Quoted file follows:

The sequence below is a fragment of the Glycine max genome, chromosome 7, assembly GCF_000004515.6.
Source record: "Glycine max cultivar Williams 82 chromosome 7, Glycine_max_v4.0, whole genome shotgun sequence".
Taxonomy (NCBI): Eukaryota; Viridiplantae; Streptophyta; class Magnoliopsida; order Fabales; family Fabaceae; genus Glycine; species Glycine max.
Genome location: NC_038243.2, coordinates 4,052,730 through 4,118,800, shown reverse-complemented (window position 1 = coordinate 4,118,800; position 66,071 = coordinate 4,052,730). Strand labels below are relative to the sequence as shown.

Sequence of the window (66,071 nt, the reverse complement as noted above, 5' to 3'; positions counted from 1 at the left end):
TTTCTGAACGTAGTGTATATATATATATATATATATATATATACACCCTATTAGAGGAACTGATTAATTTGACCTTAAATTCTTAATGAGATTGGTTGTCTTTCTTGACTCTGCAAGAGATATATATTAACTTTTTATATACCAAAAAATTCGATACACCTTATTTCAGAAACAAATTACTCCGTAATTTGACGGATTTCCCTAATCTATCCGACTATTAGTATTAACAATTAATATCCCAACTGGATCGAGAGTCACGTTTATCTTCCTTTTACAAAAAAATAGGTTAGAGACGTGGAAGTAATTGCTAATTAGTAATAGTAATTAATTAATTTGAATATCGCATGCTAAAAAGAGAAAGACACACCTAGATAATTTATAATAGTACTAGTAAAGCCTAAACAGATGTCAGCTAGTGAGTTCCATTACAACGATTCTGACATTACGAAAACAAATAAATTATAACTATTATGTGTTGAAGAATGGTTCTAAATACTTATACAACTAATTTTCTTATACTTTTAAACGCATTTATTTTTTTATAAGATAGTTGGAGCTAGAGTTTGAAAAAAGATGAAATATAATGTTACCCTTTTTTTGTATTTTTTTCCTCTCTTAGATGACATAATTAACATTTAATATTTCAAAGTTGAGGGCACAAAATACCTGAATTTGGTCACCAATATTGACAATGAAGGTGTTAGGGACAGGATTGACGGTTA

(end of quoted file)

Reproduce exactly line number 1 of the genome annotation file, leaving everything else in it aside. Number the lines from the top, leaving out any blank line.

The sequence below is a fragment of the Glycine max genome, chromosome 7, assembly GCF_000004515.6.